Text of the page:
It's essentially a do-over of a messy process that took place earlier this year. The city asked for and received 10 applications in February, swiftly rejected more than half on grounds of incompleteness or clerical errors and then rewrote parts of the cannabis business ordinance, putting three more applicants out of the running. By the end, the city had nullified all but one of the cannabis businesses seeking to open in Mountain View.
The revisions to the law, approved by the City Council in May, focused on restricting and reducing the presence of the budding cannabis retail industry in Mountain View. The original ordinance passed in October last year allowed for a total of four cannabis businesses, of which two could be storefront locations permitted to do walk-in sales. Zoning at the time also allowed dispensaries to open up shop in the downtown and San Antonio areas of Mountain View and numerous retail locations peppered throughout the city. There were no rules at the time explicitly barring marijuana retailers from being close to one another, either.
The City Council's revisions completely eliminate storefront retail uses, instead allowing up to three "non-storefront" businesses — essentially storage and delivery services for cannabis products. The San Antonio area is now off-limits as a location, and there must be a 600-foot buffer between cannabis businesses.
Allowing retail cannabis has been among the most contentious, hot-button issues in Mountain View over the last year, drawing large crowds to meetings every time it's addressed by the City Council. In March, when the council announced its intent to revise the law, more than 130 people spoke at the lengthy meeting, with a majority demanding that the council adopt a blanket ban against all cannabis businesses.
The plan, according to city documents, is to let the one remaining non-storefront retail business from the first round of applications continue through the permitting process, Burke said, while the three storefront businesses that are no longer compliant will have a chance to submit a new, compliant application — for a non-storefront business.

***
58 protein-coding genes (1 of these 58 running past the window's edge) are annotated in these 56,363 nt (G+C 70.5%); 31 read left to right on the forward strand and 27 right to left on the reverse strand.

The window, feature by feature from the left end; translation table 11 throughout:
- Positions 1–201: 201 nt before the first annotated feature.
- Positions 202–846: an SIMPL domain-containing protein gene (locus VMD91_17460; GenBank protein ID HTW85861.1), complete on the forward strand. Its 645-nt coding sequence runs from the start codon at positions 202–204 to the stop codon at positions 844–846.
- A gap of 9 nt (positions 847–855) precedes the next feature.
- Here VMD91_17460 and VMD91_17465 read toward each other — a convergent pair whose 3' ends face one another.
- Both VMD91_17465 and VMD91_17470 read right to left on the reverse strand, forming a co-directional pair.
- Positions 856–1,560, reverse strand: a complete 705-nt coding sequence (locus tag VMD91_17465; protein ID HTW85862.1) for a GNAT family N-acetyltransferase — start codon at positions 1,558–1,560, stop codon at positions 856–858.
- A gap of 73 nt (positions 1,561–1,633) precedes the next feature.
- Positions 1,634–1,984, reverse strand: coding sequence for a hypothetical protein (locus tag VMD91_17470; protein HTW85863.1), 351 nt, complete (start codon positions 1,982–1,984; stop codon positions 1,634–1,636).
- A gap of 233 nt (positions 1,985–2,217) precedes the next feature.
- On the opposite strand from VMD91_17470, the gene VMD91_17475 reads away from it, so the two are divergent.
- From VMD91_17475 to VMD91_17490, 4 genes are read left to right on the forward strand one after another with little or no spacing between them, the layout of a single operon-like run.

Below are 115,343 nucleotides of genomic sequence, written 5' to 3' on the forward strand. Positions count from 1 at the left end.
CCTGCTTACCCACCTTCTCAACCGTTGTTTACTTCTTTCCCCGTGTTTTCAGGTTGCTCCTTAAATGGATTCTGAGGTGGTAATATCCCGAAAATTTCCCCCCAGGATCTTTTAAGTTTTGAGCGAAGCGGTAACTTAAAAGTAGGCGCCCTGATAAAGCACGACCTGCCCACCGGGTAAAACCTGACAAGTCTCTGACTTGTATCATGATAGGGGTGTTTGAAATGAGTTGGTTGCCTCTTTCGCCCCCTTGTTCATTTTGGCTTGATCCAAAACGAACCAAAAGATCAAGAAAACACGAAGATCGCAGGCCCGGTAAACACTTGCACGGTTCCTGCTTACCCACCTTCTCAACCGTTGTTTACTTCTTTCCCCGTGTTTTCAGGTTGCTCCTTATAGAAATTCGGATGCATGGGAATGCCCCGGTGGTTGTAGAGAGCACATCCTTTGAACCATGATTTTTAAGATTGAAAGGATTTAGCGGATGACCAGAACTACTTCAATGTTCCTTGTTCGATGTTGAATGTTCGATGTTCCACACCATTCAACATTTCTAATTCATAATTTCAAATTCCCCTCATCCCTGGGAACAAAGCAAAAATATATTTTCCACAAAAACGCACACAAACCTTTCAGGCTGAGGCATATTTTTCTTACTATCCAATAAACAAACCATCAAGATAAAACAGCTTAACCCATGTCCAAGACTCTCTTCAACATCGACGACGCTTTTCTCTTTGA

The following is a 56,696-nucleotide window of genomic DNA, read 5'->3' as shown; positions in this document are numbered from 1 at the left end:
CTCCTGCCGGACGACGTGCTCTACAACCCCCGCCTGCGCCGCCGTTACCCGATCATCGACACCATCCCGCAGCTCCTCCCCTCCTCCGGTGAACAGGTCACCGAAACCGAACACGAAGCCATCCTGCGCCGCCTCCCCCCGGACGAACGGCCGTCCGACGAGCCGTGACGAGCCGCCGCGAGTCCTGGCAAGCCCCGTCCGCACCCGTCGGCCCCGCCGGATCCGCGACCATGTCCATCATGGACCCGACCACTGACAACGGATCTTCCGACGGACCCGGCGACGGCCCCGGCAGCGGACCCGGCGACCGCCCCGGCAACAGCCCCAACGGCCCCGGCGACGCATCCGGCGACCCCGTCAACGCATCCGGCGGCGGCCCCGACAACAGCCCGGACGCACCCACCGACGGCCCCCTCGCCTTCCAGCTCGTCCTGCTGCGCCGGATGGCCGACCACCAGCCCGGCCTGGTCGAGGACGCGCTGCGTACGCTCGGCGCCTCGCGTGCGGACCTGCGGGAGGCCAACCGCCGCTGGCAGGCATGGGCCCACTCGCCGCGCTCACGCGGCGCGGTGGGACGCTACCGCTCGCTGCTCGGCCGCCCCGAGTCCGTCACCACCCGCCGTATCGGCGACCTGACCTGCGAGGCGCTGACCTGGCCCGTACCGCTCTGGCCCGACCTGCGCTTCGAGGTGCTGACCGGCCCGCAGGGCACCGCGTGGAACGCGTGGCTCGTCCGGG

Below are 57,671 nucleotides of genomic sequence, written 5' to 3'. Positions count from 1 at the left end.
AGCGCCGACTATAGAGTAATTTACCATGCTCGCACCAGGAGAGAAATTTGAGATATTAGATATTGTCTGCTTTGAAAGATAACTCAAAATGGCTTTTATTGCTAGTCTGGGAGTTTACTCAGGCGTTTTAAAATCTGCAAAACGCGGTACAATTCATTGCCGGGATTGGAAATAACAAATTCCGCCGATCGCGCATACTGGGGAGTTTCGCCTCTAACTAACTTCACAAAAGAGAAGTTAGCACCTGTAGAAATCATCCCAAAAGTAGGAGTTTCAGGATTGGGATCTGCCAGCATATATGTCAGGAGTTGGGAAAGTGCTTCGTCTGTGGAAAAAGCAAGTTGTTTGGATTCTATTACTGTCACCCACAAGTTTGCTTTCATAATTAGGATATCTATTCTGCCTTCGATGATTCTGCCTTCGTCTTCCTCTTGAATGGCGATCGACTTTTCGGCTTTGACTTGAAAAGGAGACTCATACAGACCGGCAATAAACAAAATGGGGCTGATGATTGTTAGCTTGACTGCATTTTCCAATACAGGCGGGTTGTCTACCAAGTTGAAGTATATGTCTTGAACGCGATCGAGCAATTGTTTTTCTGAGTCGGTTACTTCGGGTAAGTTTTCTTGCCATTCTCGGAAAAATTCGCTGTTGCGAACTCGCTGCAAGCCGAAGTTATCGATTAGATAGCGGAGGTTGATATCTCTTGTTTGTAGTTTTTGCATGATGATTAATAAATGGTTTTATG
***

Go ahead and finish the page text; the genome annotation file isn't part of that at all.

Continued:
Business owners interested in starting a cannabis company in Mountain View must go through a regulatory gauntlet, where "Phase 1" includes a background check with the Mountain View Police Department; evidence of a legal right to occupy the property or tenant space where the business will be located; and a written business description with hours of operation, security plans and type of products to be sold.
The only business to survive the first round of applications was MWKM Corporation — doing business under the company name Grown. The application, though heavily redacted, shows the company plans to run a delivery business at 229 Polaris Ave. in Mountain View, located at the corner of Polaris and Wentworth Street, and anticipates primarily serving residents in Mountain View, Los Altos, Sunnyvale and Palo Alto.
Grown's application includes plans for odor management — even though the products will arrive prepackaged — and strategies for avoiding illegal redistribution or sale of cannabis. Employees will be subject to a strict screening process and rigorous inventory controls, and will be supervised when a new delivery of cannabis products arrives.
The application also includes a plan for managing and protecting money received from customers, as many of the transactions in the industry are done with cash.
The business owner, Matthew Mahaffey, said in his application that he has deep roots in Mountain View, moving to the city when he was 9 years old and meeting his wife and friends there. With the state essentially greenlighting marijuana delivery services regardless of local ordinances, he said now seems like the "ideal time" to open on the Peninsula where there are no pot businesses.
Despite the tighter rules, Mountain View remains one of the few cities on the Peninsula to allow cannabis businesses at all. Palo Alto banned them in late 2017, while Menlo Park has a long-term moratorium on pot shops and outdoor cultivation.
Proponents lobbying in favor of cannabis businesses have long argued that the Adult Use of Marijuana Act, which legalized the recreational sale and use of pot in California, has been stifled by individual cities and counties who have done everything short of outlawing marijuana, with a mix of moratoriums and tight restrictions. Local restrictions, along with high tax rates and fees, are blamed for lower-than-anticipated revenue from the state's cannabis excise tax.
Last November, Mountain View residents approved Measure Q, a new tax on retail cannabis products, by a landslide. The tax was projected to raise about $1 million in revenue annually.
A report last year by the state's Cannabis Advisory Committee found that early cannabis businesses are facing an uphill battle caused by regulatory burdens. A majority of local municipalities are either not issuing licenses at all, or being slow to write up a regulatory framework for retail licenses. The city-by-city approach is also making it tough for businesses to navigate a patchwork of varying conditions and standards that aren't always consistent with state requirements, the report found.
The deadline for applications is Nov. 8. If there are more than three eligible applications, the city will hold a lottery to determine which companies will move forward. The lottery is tentatively scheduled for December 2019 or January 2020.
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